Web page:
Many Texans likely have a basic idea of how oil and gas is produced. The fuels are extracted from the ground and trucked to plants where they’re refined. But many people may be less familiar with the extraction waste, or “brine,” that is trucked away as part of that process.
Brine, a salty substance, is sent to treatment plants or injection wells where it’s then shot back into the Earth. It’s also radioactive, and Justin Nobel’s recent story in Rolling Stone details how little those who transport this material are told about its risks, and how little regulation there is when it comes to moving the radioactive substance.
Nobel says brine occurs naturally, along with oil and gas.
“This material comes to the surface. It has a high salt content. It also, though, has toxic heavy metals, and it can have high levels of radium,” Nobel says.
Levels of radioactivity vary by the region from where the brine comes, Nobel says. Brine from the Marcellus Shale formation in the Appalachian Basin, for example, has very high rates of radioactivity. Brine from Texas’ Permian Basin can also be toxic.
But drivers who transport brine don’t know much about what’s in their trucks.
“Drivers are often told they’re hauling water; maybe they’re hauling saltwater,” Nobel says. “They are not told they’re hauling radioactive materials. And the reason that matters is they’re not appropriately protected from radioactive materials.”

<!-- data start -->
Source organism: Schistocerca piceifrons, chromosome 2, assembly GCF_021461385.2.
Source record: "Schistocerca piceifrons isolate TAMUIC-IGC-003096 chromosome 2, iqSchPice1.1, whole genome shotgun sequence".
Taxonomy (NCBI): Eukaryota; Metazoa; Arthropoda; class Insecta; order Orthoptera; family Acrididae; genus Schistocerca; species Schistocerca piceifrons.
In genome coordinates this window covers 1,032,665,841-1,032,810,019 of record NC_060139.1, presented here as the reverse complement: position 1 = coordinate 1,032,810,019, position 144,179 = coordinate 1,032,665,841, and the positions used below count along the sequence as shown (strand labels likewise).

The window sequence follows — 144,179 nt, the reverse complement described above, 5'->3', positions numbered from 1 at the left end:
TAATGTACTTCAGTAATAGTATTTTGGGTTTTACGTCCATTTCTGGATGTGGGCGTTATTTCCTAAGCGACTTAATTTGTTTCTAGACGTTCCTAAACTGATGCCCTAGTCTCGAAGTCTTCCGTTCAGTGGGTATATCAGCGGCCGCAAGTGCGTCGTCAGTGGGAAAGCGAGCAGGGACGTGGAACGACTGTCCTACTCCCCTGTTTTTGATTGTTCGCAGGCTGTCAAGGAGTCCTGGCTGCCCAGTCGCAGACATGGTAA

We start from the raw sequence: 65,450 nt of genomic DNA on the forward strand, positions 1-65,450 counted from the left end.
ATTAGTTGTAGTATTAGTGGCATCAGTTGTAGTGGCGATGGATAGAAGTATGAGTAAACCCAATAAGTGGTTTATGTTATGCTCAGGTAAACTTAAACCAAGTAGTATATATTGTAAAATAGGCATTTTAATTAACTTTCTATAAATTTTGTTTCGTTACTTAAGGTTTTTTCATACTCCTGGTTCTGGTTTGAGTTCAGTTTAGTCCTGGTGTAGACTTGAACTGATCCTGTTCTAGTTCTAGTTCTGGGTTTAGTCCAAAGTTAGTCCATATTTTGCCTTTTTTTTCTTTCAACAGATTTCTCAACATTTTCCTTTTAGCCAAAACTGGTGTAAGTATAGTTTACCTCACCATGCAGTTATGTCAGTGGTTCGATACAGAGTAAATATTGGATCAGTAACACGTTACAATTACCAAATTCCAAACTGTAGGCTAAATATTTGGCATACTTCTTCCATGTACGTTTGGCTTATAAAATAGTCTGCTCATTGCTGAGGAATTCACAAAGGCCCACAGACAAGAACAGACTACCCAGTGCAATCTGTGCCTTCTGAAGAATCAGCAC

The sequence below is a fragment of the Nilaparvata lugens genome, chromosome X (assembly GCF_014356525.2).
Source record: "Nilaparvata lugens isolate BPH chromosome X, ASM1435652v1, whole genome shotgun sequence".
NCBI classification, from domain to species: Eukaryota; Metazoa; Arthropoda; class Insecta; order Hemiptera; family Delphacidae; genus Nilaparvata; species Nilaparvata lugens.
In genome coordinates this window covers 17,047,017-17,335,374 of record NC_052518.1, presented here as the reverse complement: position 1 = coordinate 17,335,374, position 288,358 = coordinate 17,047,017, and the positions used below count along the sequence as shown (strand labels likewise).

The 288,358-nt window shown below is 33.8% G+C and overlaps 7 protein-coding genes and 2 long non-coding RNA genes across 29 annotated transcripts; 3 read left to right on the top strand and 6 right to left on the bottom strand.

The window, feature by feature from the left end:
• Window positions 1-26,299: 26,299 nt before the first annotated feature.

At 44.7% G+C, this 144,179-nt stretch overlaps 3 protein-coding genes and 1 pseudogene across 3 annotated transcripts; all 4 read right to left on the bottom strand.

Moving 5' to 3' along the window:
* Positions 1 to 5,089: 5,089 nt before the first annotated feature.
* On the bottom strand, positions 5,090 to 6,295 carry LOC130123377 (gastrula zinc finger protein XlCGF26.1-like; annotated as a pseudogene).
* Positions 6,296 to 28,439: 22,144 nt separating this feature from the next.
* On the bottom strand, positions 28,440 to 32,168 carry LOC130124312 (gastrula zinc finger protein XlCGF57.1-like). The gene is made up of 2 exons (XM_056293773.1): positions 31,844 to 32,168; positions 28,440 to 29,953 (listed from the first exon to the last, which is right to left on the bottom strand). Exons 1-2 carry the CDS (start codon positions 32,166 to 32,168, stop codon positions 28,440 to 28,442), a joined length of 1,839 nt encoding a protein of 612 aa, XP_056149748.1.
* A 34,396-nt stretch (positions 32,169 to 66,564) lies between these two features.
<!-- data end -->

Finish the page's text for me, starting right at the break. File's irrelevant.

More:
Nobel says trucks carrying radioactive material can travel near schools, reservoirs and homes, unregulated and unlabeled.
Drivers complained to Nobel of symptoms like numbness, joint pain and severe headaches.
“We don’t know if this is connected to radioactivity,” he says. “It would be fantastic if certain health agencies would start examining this issue.”
Brine and other oil and gas waste aren’t classified as hazardous waste because of an exemption to the 1970s-era law that regulates how hazardous materials can be transported, Nobel says.
“Even though … there [are] concerning materials in oil and gas waste – even though there’s uranium, even though there’s toxic heavy metals – oil and gas waste has received a non-hazardous classification.”
Written by Shelly Brisbin.